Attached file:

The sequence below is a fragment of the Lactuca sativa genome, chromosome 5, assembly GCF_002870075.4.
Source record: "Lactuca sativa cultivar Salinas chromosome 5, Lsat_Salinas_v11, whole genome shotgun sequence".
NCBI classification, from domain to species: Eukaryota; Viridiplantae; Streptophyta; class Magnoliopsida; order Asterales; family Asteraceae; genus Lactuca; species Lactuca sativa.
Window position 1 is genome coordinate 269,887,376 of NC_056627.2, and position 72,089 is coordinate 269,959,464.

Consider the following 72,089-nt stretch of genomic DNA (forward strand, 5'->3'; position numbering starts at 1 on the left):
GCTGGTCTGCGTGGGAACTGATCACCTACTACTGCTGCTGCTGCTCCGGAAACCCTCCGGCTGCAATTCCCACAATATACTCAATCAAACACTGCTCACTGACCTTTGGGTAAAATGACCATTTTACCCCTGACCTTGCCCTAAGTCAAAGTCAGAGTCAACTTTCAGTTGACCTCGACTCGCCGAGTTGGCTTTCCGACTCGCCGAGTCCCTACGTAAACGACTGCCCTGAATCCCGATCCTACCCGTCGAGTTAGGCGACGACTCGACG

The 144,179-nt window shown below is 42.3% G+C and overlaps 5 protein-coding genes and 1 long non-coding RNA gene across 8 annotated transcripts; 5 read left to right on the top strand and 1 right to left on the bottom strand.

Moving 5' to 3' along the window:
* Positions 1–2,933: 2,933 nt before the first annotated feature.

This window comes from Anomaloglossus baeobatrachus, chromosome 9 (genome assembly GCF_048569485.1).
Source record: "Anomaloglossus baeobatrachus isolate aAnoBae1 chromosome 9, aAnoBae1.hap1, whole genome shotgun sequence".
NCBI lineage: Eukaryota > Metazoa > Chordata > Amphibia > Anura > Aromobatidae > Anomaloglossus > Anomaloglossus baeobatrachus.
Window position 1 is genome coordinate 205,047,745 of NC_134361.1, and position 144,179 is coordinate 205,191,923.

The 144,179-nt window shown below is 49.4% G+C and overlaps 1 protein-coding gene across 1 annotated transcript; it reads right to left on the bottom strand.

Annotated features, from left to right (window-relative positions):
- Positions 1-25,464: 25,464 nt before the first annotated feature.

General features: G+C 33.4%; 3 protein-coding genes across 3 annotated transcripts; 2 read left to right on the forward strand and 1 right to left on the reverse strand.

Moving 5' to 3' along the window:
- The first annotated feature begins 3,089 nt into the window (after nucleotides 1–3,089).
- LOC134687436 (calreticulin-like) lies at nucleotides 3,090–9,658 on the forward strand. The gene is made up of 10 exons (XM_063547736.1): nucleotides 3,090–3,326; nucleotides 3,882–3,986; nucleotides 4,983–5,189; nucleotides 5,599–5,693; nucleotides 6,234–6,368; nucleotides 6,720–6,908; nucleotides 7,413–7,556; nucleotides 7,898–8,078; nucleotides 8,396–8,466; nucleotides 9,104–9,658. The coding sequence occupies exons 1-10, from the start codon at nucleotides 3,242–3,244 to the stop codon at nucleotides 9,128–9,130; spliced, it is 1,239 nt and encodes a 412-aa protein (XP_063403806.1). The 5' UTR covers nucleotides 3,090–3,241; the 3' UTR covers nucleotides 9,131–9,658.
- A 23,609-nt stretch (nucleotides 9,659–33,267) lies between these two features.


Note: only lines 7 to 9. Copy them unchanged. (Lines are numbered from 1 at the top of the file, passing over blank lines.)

The 144,179-nt window shown below is 42.3% G+C and overlaps 5 protein-coding genes and 1 long non-coding RNA gene across 8 annotated transcripts; 5 read left to right on the top strand and 1 right to left on the bottom strand.

Moving 5' to 3' along the window:
* Positions 1–2,933: 2,933 nt before the first annotated feature.